Here, I’ve redrawn the first figure according to normal convention by filling the cells left to right. In other words, the first bit occupies the leftmost, upper row cell, and so on. Also, I’ve colored the 1’s and left the 0’s black. The 1’s and 0’s form 7 ‘groupings’, essentially ‘sets of rows’ that represent some sort of information. For example, the first group reading from left to right, represents the numbers 110 in binary. The remaining groups are explained below the figure.
Group
1. Numbers 110
Group 2. Atomic numbers for H, C, N, O, P
Group 3. Formulas for sugars, bases and phosphate in DNA nucleotides
Group 4. Double helix structure of DNA surrounding binary number that represents the number of nucleotides in the human genome
Group 5. Height of human being marked on the left and human population marked on rightSchematic of solar system (human stands on 3^{rd} planet)
Group 6. Arecibo transmitting telescope
Group 7. Diameter of telescope
The first group bit pattern tells the aliens how humans count in binary from 110.
The pixels colored pink represent starting points, or beginning markers, for each binary number. The pixels marked in red are the binary digits (bits) 1. Pixels left black are bits 0. The first number on the left is 1. The next one is 2 (0 1 in binary). Notice, the least significant bit is at the bottom of a column (just above its respective “pink” marker  each succeeding bit is placed on top of the preceding one). There are 10 such groupings representing the numbers 1  10. Examining the encoded numbers 8, 9, and 10 reveals that when more significant bits are required than fit in a given dimension in the image, they continue in another row or column, starting next to the least significant bit of the previous row or column.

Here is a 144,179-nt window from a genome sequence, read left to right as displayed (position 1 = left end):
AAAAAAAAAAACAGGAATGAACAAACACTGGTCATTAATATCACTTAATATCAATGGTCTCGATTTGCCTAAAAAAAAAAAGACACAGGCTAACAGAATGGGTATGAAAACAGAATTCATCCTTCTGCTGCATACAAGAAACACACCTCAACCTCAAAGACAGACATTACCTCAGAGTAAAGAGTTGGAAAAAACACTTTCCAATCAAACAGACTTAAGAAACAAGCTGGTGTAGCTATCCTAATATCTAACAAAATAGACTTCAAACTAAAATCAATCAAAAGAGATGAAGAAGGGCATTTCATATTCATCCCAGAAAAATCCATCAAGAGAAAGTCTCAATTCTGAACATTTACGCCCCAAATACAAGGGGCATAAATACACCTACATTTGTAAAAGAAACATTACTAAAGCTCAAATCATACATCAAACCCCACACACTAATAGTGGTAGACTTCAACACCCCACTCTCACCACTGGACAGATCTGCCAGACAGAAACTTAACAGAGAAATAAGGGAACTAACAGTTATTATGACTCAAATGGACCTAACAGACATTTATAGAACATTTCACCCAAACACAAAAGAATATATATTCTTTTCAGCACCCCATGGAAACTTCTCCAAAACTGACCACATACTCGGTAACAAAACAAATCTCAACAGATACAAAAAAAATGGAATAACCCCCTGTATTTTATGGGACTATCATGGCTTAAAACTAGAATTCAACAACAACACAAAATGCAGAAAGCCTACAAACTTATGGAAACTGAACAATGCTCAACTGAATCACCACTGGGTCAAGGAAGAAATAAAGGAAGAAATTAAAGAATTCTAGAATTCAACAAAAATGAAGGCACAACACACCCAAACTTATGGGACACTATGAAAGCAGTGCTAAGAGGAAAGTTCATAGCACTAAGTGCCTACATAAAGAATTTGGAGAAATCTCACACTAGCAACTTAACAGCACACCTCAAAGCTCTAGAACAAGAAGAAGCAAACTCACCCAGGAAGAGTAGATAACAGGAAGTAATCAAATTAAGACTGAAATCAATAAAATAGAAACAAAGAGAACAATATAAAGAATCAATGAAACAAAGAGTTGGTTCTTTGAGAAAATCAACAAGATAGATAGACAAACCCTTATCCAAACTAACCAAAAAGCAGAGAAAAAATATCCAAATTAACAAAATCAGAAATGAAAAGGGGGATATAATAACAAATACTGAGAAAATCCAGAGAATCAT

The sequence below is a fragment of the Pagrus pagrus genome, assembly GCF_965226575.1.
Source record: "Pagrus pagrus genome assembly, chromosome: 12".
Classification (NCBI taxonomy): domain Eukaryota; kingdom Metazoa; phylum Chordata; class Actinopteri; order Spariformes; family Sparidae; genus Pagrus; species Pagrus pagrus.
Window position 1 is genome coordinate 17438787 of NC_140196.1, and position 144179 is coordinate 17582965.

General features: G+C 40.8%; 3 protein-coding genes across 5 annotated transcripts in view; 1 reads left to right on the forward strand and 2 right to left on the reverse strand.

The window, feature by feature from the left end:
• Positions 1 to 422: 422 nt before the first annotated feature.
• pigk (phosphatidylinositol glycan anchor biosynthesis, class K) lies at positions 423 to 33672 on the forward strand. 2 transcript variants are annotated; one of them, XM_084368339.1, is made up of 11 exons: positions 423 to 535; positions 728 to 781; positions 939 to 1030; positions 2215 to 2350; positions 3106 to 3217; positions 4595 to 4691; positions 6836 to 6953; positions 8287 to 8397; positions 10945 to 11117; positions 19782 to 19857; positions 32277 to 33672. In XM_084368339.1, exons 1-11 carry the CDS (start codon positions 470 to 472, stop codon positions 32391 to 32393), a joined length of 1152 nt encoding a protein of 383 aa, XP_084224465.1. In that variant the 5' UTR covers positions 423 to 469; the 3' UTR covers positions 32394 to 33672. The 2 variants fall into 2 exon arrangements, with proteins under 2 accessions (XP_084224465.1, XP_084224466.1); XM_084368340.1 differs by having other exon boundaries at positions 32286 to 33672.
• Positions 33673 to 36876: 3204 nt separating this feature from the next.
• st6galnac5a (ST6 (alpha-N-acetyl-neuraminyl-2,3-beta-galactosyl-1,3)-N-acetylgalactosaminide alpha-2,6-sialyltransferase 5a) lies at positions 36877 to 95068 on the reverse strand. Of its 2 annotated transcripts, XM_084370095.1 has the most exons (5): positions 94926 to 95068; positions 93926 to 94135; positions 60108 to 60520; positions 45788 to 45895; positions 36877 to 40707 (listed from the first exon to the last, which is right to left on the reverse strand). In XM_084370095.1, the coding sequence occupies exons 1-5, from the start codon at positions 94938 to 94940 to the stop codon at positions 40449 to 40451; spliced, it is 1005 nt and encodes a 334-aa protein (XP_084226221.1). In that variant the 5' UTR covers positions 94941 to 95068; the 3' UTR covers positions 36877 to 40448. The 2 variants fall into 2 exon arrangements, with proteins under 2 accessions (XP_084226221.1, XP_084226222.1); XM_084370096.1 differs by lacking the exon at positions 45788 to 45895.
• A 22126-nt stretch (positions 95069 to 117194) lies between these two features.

Directly below the numbers, which provide the key for interpreting its meaning, is the 2^{nd} group containing a list of four numbers which give the atomic numbers of the five chemical elements of which DNA is composed, and are the principal elements in all of the molecules of living things. From left to right (the same order as we found in the numbers above) we have:
Atomic 
Element 
1 
Hydrogen 
6 
Carbon 
7 
Nitrogen 
8 
Oxygen 
15 
Phosphorus 
I have colored the “1” bits representing these elements differently to provide a key to the section immediately below in the message. Hydrogen is colored grey, Carbonwhite, Nitrogenblue, Oxygenred, Phosphorusmagenta.
Group 
Formula 
Image 
Deoxyribose 
C_{5}OH_{7} 

Phosphate 
PO_{4} 

Adenine 
C_{5}H_{4}N_{5} 

Thymine 
C_{5}H_{5}N_{2}O_{2} 

Cytosine 
C_{4}H_{4}N_{3}O 

Guanine 
C_{5}H_{4}N_{5}O 

The chemical formulae for the molecular components of DNA are given in the table to the left. To aid in interpreting each encoded formula, the column giving the number of atoms for each element is colored the same as the corresponding column in the list of elements above. After figuring out the molecules from the encoded formula (which may be difficult, as only the number of atoms of each element is given with no indication of the structure), we can learn more about the overall structure of DNA from where the groups appear in image. First of all, we observe that the deoxyribosephosphate sequence is repeated twice on both the left and right sides of the image. To one acquainted with polymers, this suggests the chain may be of arbitrary length, with the basic unit repeating over and over. The appearance of the identical backbone sequence at both the left and right suggests a ladderlike structure.
The complementary base pairs are shown attached to the deoxyribose groups of the backbone, and the fact that Adenine pairs with Thymine and Cytosine with Guanine is indicated by the examples shown. If the recipient of the message managed to figure out the structural formula for each of the groups, further investigation of their chemistry would reveal that these were the only pairings possible, and thus suggest DNA is a molecule capable storing a large amount of data in coded form (the genetic code) making heredity and evolution possible.